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When This Principal Talks About Mental Health, People Listen. Here’s Why

On a sunny, spring afternoon this week, 400 school leaders descended on the nation’s Capitol to meet with their states’ legislators. They zipped across Capitol Hill, moving from one Senate building to the next, to advocate for more supports and funds for public schools via legislation. Principals petitioned their political leaders to co-sign bills on student and teacher mental health, expand educator pipelines, and find ways to extend ESSER-era funding, which must be spent by September 2024.

But more than specific bills, or agendas, the educators brought stories from their schools and communities—which, they believed, had more impact on legislators. Several principals said they made most headway with senators or aides whose parents had taught, or who had themselves studied teaching. Bills supporting more mental health resources for schools featured heavily in almost all conversations.

Chris Young, the principal of North Country Union High School in Newport, Vt., was on the Hill too, to advocate for just these issues. He had just been announced as the Advocacy Champion of the year by the National Association of Secondary School Principals, for his work to spotlight the mental health challenges—including substance abuse and suicide attempts—that his students face. He wore a bracelet of pale amber-colored beads to every meeting, named “Norah Beads” after grade 9 student Norah Jones died by suicide in his school in 2021.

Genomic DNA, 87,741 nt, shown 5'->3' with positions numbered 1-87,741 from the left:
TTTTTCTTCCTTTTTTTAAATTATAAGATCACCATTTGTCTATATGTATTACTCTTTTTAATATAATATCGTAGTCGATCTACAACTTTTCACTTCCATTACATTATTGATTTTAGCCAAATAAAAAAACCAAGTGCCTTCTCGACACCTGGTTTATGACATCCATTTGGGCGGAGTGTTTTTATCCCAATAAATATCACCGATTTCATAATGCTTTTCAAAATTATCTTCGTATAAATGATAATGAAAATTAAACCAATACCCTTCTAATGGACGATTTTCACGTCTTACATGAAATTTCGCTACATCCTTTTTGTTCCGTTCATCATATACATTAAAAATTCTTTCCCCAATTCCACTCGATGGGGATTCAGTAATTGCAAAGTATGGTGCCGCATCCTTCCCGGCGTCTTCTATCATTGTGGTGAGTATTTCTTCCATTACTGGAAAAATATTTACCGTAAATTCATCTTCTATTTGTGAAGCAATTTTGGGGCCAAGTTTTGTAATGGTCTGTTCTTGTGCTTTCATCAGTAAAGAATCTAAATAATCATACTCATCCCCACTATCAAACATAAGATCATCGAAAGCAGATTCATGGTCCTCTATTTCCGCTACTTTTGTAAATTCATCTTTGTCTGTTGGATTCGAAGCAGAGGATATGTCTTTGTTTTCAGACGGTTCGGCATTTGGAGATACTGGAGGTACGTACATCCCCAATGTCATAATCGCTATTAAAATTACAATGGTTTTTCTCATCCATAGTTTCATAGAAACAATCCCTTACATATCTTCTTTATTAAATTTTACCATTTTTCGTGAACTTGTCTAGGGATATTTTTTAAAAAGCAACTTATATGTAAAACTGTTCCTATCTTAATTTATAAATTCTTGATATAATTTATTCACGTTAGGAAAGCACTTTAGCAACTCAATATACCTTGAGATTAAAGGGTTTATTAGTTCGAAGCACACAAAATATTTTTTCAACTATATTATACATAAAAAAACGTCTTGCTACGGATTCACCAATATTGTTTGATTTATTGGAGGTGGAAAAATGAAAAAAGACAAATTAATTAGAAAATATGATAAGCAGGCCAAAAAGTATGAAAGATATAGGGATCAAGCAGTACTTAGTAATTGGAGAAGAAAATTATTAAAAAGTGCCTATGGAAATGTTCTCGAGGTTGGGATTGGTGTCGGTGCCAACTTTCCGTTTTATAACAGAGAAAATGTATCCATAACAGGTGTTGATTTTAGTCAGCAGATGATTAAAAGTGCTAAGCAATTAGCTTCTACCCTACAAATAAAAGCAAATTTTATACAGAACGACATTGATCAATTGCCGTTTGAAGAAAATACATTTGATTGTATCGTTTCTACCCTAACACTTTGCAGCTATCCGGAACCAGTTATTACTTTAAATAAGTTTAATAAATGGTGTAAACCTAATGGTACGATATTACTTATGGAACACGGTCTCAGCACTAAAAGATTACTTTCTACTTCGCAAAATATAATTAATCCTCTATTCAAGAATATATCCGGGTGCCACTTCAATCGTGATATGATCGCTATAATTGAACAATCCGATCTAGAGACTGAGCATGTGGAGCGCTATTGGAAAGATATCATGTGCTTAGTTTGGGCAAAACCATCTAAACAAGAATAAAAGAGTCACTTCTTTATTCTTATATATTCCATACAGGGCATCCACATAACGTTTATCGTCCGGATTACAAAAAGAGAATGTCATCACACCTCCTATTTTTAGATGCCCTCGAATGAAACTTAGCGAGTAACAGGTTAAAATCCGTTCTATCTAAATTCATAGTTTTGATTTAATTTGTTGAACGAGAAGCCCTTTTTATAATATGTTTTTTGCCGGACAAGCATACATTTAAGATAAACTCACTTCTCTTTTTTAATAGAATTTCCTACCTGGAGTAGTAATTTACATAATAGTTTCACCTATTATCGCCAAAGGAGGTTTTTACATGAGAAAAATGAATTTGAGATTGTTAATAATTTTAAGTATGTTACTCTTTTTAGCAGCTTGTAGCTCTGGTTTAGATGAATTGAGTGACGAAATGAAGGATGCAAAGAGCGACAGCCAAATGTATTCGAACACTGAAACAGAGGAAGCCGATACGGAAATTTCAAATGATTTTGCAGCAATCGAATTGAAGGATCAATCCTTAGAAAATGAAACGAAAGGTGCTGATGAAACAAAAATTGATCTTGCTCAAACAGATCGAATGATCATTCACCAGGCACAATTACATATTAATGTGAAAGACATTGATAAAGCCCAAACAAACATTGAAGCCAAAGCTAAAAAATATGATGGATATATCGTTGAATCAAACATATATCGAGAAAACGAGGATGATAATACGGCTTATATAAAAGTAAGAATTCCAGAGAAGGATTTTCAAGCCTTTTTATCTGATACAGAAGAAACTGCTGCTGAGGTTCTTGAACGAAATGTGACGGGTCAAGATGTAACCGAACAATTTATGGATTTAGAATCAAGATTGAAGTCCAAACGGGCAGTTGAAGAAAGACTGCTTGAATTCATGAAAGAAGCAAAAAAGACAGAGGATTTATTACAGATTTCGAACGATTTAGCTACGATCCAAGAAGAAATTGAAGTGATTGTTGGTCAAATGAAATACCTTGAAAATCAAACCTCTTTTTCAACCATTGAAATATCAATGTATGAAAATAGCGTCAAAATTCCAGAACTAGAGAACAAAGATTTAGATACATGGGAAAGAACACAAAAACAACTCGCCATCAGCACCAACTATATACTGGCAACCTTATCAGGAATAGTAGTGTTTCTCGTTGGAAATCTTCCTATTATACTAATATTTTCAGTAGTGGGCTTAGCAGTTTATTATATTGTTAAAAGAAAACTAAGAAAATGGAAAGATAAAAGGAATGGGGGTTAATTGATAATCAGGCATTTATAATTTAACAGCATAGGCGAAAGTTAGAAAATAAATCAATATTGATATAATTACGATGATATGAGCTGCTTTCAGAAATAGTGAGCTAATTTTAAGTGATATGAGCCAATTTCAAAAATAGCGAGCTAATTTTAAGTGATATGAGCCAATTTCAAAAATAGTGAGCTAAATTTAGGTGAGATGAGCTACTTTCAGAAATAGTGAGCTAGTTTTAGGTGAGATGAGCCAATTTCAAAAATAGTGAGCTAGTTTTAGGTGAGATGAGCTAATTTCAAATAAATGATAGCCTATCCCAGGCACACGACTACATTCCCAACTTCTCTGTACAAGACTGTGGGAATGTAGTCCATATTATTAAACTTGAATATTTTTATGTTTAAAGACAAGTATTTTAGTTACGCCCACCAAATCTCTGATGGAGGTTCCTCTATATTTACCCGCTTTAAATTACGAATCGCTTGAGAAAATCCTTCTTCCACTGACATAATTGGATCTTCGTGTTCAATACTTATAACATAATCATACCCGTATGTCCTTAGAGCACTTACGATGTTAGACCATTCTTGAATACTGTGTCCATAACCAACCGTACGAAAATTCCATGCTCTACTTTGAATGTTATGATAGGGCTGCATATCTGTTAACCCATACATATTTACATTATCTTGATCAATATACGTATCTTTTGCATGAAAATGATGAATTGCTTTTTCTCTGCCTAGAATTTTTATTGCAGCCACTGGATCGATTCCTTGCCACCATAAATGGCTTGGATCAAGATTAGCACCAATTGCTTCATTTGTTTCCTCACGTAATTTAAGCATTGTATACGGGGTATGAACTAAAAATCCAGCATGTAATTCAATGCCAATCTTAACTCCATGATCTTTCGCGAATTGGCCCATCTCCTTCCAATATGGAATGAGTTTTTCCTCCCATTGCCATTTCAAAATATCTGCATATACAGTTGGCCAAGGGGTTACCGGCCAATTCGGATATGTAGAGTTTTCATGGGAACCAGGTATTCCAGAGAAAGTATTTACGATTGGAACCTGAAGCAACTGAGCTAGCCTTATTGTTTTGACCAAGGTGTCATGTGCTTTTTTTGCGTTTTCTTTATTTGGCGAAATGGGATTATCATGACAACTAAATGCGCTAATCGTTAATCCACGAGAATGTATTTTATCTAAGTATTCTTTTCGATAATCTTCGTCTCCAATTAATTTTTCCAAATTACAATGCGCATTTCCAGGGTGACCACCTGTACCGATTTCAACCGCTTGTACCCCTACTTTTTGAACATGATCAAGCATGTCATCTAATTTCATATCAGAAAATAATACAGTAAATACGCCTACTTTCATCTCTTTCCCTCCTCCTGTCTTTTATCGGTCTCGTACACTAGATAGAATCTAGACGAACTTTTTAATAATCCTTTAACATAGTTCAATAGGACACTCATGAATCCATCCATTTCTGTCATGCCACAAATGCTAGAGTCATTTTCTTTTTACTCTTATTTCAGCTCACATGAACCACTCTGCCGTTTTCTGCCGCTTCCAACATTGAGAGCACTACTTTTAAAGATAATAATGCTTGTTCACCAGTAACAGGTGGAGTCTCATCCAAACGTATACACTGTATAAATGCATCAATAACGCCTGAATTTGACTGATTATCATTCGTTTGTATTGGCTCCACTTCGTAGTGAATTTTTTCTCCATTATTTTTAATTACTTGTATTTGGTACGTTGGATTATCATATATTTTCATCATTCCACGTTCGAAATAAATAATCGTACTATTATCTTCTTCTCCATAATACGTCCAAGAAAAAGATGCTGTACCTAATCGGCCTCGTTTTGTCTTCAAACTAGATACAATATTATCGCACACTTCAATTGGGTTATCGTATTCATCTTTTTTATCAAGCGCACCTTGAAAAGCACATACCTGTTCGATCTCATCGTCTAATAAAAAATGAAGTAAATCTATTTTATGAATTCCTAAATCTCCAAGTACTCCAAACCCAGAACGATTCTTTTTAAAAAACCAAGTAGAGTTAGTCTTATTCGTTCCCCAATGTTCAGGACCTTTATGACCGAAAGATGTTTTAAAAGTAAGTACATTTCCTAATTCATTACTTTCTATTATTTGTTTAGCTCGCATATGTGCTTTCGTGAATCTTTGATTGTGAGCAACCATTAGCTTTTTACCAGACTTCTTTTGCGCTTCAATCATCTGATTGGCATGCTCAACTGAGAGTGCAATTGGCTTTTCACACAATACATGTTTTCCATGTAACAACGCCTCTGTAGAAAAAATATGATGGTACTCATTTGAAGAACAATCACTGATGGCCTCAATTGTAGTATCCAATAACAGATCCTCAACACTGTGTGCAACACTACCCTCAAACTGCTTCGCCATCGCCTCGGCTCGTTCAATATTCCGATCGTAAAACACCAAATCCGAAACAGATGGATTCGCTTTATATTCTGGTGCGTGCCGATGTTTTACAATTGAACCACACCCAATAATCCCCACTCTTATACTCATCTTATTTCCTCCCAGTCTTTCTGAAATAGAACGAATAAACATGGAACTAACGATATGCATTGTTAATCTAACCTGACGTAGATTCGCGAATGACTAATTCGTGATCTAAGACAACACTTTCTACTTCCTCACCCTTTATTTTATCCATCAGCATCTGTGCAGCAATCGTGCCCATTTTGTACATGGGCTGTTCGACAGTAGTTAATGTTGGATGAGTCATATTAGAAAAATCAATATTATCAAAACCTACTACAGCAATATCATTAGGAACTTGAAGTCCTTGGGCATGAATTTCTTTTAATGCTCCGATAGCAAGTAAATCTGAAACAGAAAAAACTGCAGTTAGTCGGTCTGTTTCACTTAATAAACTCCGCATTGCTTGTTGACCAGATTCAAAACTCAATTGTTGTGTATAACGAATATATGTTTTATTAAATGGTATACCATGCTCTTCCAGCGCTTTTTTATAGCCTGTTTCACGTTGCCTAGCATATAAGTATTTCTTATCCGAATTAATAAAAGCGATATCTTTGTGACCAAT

“I don’t think they [legislators] can ignore her story. Not only are they going to see that bracelet on our wrists [in the meeting] … they’ll have it on their desks as they deliberate mental health policy,” Young said.

North Country High has seen a spate of student suicides in recent years. In response, Young had taken several steps, which included training educators to have conversations with their students about thorny topics like suicide and substance abuse. While the plan initially had its critics, Young persisted, to make sure that all his educators did the necessary training and felt comfortable enough to have these conversations with students.

Education Week caught up with Young between his meetings on the Hill. This interview has been edited for length and clarity.

Congratulations on winning the award. What’s the key message behind your advocacy?